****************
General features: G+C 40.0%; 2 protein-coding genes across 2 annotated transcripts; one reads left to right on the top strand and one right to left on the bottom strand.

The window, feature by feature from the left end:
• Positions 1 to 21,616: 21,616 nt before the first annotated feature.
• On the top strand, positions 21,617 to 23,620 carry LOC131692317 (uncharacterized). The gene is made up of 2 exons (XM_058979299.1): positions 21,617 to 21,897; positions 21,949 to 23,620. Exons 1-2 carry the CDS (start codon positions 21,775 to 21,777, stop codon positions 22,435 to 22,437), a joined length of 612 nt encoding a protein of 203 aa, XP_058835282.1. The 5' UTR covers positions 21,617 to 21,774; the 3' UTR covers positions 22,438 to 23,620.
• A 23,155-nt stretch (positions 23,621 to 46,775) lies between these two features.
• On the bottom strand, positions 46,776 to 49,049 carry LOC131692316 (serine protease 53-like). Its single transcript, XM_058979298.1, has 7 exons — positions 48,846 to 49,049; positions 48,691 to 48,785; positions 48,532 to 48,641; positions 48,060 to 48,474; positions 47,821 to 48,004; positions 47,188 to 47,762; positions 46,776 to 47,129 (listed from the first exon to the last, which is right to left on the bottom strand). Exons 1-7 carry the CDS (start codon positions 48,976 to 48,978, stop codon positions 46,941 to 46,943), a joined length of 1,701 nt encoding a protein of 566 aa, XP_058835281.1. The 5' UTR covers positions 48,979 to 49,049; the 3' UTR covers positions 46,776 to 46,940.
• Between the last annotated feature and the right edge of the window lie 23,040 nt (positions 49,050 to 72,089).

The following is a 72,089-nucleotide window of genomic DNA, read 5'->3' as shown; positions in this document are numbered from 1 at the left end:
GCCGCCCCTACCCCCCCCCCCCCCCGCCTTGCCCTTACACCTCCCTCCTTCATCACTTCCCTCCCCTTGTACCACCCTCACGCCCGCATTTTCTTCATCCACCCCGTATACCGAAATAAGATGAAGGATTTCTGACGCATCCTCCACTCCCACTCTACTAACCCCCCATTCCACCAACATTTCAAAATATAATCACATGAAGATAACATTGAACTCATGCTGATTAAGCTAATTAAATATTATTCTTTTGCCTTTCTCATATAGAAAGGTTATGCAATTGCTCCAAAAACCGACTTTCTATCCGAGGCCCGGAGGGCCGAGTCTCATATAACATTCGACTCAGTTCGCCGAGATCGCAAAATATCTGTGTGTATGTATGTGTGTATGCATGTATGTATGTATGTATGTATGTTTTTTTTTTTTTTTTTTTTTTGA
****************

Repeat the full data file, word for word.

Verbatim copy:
General features: G+C 40.0%; 2 protein-coding genes across 2 annotated transcripts; one reads left to right on the top strand and one right to left on the bottom strand.

The window, feature by feature from the left end:
• Positions 1 to 21,616: 21,616 nt before the first annotated feature.
• On the top strand, positions 21,617 to 23,620 carry LOC131692317 (uncharacterized). The gene is made up of 2 exons (XM_058979299.1): positions 21,617 to 21,897; positions 21,949 to 23,620. Exons 1-2 carry the CDS (start codon positions 21,775 to 21,777, stop codon positions 22,435 to 22,437), a joined length of 612 nt encoding a protein of 203 aa, XP_058835282.1. The 5' UTR covers positions 21,617 to 21,774; the 3' UTR covers positions 22,438 to 23,620.
• A 23,155-nt stretch (positions 23,621 to 46,775) lies between these two features.
• On the bottom strand, positions 46,776 to 49,049 carry LOC131692316 (serine protease 53-like). Its single transcript, XM_058979298.1, has 7 exons — positions 48,846 to 49,049; positions 48,691 to 48,785; positions 48,532 to 48,641; positions 48,060 to 48,474; positions 47,821 to 48,004; positions 47,188 to 47,762; positions 46,776 to 47,129 (listed from the first exon to the last, which is right to left on the bottom strand). Exons 1-7 carry the CDS (start codon positions 48,976 to 48,978, stop codon positions 46,941 to 46,943), a joined length of 1,701 nt encoding a protein of 566 aa, XP_058835281.1. The 5' UTR covers positions 48,979 to 49,049; the 3' UTR covers positions 46,776 to 46,940.
• Between the last annotated feature and the right edge of the window lie 23,040 nt (positions 49,050 to 72,089).

The following is a 72,089-nucleotide window of genomic DNA, read 5'->3' as shown; positions in this document are numbered from 1 at the left end:
GCCGCCCCTACCCCCCCCCCCCCCCGCCTTGCCCTTACACCTCCCTCCTTCATCACTTCCCTCCCCTTGTACCACCCTCACGCCCGCATTTTCTTCATCCACCCCGTATACCGAAATAAGATGAAGGATTTCTGACGCATCCTCCACTCCCACTCTACTAACCCCCCATTCCACCAACATTTCAAAATATAATCACATGAAGATAACATTGAACTCATGCTGATTAAGCTAATTAAATATTATTCTTTTGCCTTTCTCATATAGAAAGGTTATGCAATTGCTCCAAAAACCGACTTTCTATCCGAGGCCCGGAGGGCCGAGTCTCATATAACATTCGACTCAGTTCGCCGAGATCGCAAAATATCTGTGTGTATGTATGTGTGTATGCATGTATGTATGTATGTATGTATGTTTTTTTTTTTTTTTTTTTTTTGA